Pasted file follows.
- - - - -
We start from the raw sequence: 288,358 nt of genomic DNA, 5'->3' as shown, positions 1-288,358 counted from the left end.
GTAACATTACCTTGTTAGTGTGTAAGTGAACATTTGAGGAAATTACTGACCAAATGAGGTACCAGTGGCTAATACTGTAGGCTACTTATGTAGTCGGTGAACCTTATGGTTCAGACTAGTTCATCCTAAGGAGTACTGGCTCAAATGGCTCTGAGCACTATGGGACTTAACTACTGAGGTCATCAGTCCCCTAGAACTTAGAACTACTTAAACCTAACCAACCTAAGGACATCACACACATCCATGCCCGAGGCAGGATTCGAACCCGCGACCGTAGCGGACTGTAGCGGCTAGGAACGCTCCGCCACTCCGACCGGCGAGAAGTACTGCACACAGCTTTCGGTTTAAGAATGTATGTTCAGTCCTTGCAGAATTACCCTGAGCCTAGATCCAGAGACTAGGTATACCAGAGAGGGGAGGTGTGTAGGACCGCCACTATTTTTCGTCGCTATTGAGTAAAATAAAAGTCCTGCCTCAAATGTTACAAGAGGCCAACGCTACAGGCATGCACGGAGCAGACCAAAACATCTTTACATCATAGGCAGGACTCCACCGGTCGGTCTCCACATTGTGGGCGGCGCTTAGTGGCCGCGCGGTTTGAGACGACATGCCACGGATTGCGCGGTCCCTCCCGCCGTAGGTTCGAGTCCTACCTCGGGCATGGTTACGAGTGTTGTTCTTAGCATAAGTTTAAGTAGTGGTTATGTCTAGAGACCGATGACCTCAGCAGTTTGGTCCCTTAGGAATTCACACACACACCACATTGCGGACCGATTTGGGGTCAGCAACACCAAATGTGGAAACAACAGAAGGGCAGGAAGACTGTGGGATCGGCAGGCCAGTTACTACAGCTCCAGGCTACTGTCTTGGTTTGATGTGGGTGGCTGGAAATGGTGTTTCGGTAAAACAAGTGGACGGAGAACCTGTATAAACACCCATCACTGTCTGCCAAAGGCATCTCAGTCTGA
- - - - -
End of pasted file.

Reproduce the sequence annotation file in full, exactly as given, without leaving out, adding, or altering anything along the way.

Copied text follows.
We start from the raw sequence: 288,358 nt of genomic DNA, 5'->3' as shown, positions 1-288,358 counted from the left end.
GTAACATTACCTTGTTAGTGTGTAAGTGAACATTTGAGGAAATTACTGACCAAATGAGGTACCAGTGGCTAATACTGTAGGCTACTTATGTAGTCGGTGAACCTTATGGTTCAGACTAGTTCATCCTAAGGAGTACTGGCTCAAATGGCTCTGAGCACTATGGGACTTAACTACTGAGGTCATCAGTCCCCTAGAACTTAGAACTACTTAAACCTAACCAACCTAAGGACATCACACACATCCATGCCCGAGGCAGGATTCGAACCCGCGACCGTAGCGGACTGTAGCGGCTAGGAACGCTCCGCCACTCCGACCGGCGAGAAGTACTGCACACAGCTTTCGGTTTAAGAATGTATGTTCAGTCCTTGCAGAATTACCCTGAGCCTAGATCCAGAGACTAGGTATACCAGAGAGGGGAGGTGTGTAGGACCGCCACTATTTTTCGTCGCTATTGAGTAAAATAAAAGTCCTGCCTCAAATGTTACAAGAGGCCAACGCTACAGGCATGCACGGAGCAGACCAAAACATCTTTACATCATAGGCAGGACTCCACCGGTCGGTCTCCACATTGTGGGCGGCGCTTAGTGGCCGCGCGGTTTGAGACGACATGCCACGGATTGCGCGGTCCCTCCCGCCGTAGGTTCGAGTCCTACCTCGGGCATGGTTACGAGTGTTGTTCTTAGCATAAGTTTAAGTAGTGGTTATGTCTAGAGACCGATGACCTCAGCAGTTTGGTCCCTTAGGAATTCACACACACACCACATTGCGGACCGATTTGGGGTCAGCAACACCAAATGTGGAAACAACAGAAGGGCAGGAAGACTGTGGGATCGGCAGGCCAGTTACTACAGCTCCAGGCTACTGTCTTGGTTTGATGTGGGTGGCTGGAAATGGTGTTTCGGTAAAACAAGTGGACGGAGAACCTGTATAAACACCCATCACTGTCTGCCAAAGGCATCTCAGTCTGA